26/03/2020 15:07 GMT+7 print

Vietnamese overseas advised to stay calm amid COVID-19

Vietnamese people living abroad have been advised to stay calm, practice social distancing and exercise preventive measures against the COVID-19, an official told the Vietnam News Agency on March 25.

They should check frequent updates on the local situation as well as recommendations by Vietnamese representative missions in their host countries, said Vice Chairman of the State Committee for Overseas Vietnamese Affairs Luong Thanh Nghi.

Besides, they must also cooperate with local authorities and rigorously comply with local regulations and emergency measures to curb the spread of the SARS-CoV-2 that causes the disease, Nghi said, adding that Vietnamese representative missions abroad are ready to support them.

Data shows that about 5.3 million Vietnamese people are residing, working and studying in 130 countries and territories around the globe. They include over 300,000 students at all levels of education and around 600,000 guest workers, mostly in Asia and the Middle East.

Only a handful of Vietnamese people overseas have reportedly been infected with the virus while foreign countries are enforcing various measures to protect their citizens and foreigners, including the provision of free diagnostic testing and treatment for infected people, he noted.

Vietnamese expats have been providing great support for one another during this time, the official continued. Many Vietnamese communities living in the Europe, America and Oceania have contributed to COVID-19 relief efforts by making anti-bacterial masks and donating medical supplies and food to local governments, hospitals and residents.

Vietnamese people in Poland, the Czech Republic, Russia and other countries have donated 100,000 face masks as well as hand sanitiser and protective gear for people in Son Loi commune, Binh Xuyen district in Vinh Phuc province and several hospitals in Hanoi when the outbreak began last month, he added.

In light of the rapidly evolving situation regarding COVID-19, many foreign governments have put in place strict precautionary measures, triggering a surge in the number of Vietnamese returning home.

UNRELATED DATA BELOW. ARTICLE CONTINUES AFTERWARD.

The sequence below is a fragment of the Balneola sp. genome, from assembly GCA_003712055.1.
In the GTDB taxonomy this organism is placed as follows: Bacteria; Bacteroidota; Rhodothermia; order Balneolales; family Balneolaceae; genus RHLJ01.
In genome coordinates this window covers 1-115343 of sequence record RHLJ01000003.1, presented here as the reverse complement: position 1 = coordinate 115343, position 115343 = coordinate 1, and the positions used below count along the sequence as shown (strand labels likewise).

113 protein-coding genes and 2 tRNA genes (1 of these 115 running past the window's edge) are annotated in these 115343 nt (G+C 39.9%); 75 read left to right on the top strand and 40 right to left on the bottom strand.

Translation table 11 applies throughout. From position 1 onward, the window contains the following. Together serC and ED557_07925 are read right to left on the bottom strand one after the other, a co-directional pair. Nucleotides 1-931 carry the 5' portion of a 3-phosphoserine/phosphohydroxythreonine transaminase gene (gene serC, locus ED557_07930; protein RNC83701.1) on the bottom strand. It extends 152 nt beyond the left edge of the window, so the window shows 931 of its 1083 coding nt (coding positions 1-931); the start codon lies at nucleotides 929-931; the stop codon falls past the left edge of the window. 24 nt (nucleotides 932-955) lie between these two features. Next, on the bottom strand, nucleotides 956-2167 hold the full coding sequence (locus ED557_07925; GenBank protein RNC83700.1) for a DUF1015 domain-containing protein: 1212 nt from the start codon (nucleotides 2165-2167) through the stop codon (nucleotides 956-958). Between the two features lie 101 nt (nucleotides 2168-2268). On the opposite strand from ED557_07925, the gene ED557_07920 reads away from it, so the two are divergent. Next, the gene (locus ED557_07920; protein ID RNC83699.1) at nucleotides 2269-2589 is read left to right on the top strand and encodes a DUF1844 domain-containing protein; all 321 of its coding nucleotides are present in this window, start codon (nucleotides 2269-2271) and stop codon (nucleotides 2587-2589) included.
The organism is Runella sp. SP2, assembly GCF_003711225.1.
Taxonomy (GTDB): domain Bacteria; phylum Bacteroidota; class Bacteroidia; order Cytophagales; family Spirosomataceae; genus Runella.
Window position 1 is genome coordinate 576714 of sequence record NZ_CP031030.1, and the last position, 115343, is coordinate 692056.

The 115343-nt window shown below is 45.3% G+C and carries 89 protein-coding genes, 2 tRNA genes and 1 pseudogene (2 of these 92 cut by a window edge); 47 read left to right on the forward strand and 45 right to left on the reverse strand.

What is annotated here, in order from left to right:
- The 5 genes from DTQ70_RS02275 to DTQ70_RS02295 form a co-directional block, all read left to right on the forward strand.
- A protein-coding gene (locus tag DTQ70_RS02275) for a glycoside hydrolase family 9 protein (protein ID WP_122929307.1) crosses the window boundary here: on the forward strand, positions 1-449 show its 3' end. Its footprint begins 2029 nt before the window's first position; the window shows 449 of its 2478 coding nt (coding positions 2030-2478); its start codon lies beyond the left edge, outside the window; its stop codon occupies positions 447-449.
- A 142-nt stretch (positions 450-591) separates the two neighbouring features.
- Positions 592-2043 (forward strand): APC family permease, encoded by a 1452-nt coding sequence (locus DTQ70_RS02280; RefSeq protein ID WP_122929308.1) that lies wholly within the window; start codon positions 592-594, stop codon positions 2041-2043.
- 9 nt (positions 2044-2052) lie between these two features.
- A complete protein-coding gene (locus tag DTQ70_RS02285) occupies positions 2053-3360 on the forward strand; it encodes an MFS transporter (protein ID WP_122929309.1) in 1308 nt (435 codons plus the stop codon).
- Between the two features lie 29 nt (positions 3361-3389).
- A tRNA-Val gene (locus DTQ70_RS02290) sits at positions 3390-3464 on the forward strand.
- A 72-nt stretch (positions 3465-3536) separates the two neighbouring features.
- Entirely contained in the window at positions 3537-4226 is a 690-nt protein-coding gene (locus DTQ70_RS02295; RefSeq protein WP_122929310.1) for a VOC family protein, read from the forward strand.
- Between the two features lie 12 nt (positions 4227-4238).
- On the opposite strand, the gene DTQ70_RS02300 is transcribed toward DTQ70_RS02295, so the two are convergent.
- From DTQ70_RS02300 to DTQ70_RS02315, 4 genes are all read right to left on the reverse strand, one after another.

Many people want to stay close to their families, so it is understandable that Vietnamese people want to be back home for all those reasons, he said.

However, Nghi advised that at this time, Vietnamese people abroad should remain calm and carefully decide whether they should stay back or book flights home since it is the highest risk of infection when travelling on public transports, at airports or on the planes.

Most countries have imposed strict travel restrictions and many airlines have cancelled flights without notice, leaving hundreds of Vietnamese people stranded at foreign airports, he said, noting that some groups of people had to take several connecting flights over six days to get home.

He said thousands of people in Vietnam are on the frontline in the battle against the virus, and struggle everyday to protect others and keep the situation under control.

So if the situation is non-essential, people should refrain from travelling home, he said.

“It is also a way to protect yourself and your family and to respond to the call by medical workers and doctors around the world – ‘We stayed at work for you, please stay at home for us’,” he added.

He further said that to show responsibility for the community and the country, Vietnamese returnees must comply with Vietnam’s exit and entry rules, fill in health declarations and go into mandatory quarantine.

He expected that they would contribute to the country’s COVID-19 relief efforts through these actions.

As of 10:00am on March 25, a total of 422,614 people have been infected with the coronavirus worldwide, with 18,804 deaths. Vietnam has reported 134 confirmed cases, mostly people arriving from abroad, and no fatality./
VNA/VNP